Yes, I’ve been away from the keyboard for a bit since my last post. No excuses, no explanations other than the unavoidable fact that life often intervenes when least expected.
What matters is, I’m back. With a vengeance.
I’m kick off my return to the word by joining up with the National Novel Writing Month challenge, during which I will be converting my short story A Little Hike into a full-length novel. Continue reading
I received a rejection notice this morning for a short story I’ve been shopping around. It’s the sixth rejection for this piece, and I have been fortunate to receive personal feedback with all of them. Unfortunately, the feedback has not been unanimous.
Why do I say unfortunately? It all comes down to the problem of deciding which feedback to consider, and which feedback to ignore. This topic came up a couple of time in the creative nonfiction workshop I was involved with last fall, as many of the younger students were facing this dilemma for the first time. Primarily used to receiving critical analysis from one or two authority figures (teachers, professors) and general encouragement from less critical audiences (friends, family members), they now found themselves on the receiving end of often contradictory opinions and advice from a room full of people not only intimately familiar with the written word, but the creative process as well. It’s one thing to have your friends read your work and either “like” it or “not get” it, but something completely different to be receiving in-depth critiques from a dozen or so fellow writers. Continue reading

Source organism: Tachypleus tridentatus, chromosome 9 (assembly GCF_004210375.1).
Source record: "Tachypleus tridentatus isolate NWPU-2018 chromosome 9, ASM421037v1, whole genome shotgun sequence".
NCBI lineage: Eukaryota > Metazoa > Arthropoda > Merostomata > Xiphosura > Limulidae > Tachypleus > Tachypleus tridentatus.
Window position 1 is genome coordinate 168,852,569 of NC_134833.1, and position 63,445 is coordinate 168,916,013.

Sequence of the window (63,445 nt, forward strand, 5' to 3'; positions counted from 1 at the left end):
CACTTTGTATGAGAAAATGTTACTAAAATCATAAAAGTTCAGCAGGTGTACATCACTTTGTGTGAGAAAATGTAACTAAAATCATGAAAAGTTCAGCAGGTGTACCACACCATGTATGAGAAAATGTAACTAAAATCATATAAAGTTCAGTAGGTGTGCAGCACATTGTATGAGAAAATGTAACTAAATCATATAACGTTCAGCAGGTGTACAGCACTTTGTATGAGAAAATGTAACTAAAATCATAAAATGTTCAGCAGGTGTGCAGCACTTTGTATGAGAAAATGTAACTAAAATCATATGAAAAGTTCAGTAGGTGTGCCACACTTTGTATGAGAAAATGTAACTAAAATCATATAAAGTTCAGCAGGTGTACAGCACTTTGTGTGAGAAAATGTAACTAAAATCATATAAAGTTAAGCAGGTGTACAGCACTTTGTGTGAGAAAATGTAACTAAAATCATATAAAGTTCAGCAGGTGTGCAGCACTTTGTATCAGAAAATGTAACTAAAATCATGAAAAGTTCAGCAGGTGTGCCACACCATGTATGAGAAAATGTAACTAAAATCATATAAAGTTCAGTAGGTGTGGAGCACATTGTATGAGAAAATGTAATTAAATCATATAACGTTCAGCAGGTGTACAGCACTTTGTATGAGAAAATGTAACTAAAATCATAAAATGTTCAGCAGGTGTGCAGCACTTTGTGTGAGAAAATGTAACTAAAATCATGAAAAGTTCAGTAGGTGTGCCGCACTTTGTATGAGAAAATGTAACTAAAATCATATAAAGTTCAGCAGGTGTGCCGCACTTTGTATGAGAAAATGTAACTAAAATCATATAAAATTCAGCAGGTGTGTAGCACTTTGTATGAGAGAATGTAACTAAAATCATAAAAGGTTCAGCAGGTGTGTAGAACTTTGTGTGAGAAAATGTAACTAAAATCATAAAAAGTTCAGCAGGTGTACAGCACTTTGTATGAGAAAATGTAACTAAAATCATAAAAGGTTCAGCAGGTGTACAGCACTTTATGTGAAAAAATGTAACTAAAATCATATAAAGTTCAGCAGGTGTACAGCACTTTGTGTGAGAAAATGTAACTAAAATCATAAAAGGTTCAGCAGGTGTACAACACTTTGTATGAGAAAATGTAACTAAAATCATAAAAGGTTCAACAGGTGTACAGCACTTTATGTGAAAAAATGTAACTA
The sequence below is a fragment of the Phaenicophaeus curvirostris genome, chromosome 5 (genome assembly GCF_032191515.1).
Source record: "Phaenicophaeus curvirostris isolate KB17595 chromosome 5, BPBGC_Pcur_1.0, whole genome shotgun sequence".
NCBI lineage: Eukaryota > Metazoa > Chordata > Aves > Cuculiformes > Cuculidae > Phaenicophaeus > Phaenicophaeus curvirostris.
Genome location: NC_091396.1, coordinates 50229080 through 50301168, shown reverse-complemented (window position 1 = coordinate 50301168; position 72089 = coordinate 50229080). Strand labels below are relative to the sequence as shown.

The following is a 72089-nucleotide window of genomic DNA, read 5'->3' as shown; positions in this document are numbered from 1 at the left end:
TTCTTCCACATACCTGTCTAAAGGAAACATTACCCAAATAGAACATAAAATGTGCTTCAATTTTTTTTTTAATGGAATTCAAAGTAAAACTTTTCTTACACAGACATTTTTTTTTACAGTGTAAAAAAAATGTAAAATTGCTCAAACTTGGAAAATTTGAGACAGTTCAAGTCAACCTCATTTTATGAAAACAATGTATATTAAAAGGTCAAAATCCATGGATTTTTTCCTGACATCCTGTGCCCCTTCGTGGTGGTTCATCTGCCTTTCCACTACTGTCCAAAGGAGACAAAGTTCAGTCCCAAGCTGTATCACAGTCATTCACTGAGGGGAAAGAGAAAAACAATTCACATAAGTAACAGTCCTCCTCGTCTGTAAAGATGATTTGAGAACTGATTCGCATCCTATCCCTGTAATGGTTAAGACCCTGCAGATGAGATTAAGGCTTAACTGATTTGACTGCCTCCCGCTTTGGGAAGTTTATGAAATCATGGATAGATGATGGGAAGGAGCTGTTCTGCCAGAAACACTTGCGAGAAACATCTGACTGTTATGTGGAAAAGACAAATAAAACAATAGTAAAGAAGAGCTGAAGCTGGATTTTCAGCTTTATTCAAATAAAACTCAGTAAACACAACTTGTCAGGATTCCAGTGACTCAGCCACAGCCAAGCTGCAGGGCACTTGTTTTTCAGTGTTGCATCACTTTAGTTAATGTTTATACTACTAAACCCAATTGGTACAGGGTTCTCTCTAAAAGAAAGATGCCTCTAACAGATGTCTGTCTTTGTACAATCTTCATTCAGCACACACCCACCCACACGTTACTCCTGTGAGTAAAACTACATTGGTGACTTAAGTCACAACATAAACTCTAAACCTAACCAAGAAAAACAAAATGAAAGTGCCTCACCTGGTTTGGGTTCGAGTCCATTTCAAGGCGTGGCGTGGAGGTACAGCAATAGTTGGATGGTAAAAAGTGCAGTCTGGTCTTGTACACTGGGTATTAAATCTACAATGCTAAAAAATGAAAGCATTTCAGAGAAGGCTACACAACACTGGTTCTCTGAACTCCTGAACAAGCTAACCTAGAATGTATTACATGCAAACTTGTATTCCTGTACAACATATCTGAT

This week, Susan Whitfield took the time to interview S. Michael Wilson (that would be me) about his most recent publication, Performed by Lugosi. In the interview, Whitfield questions Wilson about his book, his voice, and his other writing projects. Check out the interview and see what you think. If you have a question for me you feel wasn’t covered in the interview, post it in the comments section of the interview post and I will answer it. I mean he will. You know what I mean.
- Eight Interview Questions You Need to Ask (thestreet.com)
- The #1 Secret to a Successful Life Story Interview. (dancurtis.ca)
- When the Interviewer Doesn’t Interview You (money.usnews.com)
Ever received a review from someone regarding your work that was not just unflattering, but unabashedly hateful and abusive? If you are a writer, the answer to this question can only be yes. All writers are subjected to spitefully aggressive reviews, and some (like Dorothy Parker reviewing Winnie the Pooh) like to dish it out with equal enthusiasm.
So, with this in mind, here’s a HuffPost feature I stumbled upon this weekend featuring what is most likely a very modest selection of truly mean book reviews. Have any favorites of your own that you would like to share? Better yet, share some of the worst that your own work has received. The healing has to start somewhere.
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I find that a lot of students in creative writing classes tend to struggle with writing shorter pieces, especially when it is on a topic they are excited or passionate about. Single page assignments will often run a page or two over, with the student complaining that one page just doesn’t allow enough space for the story they want to tell, or the message they want to convey. Why, they ask, are you trying to prevent me from writing more?
My response is to compare a president’s speech to potato chips. I’ll explain in a moment. Continue reading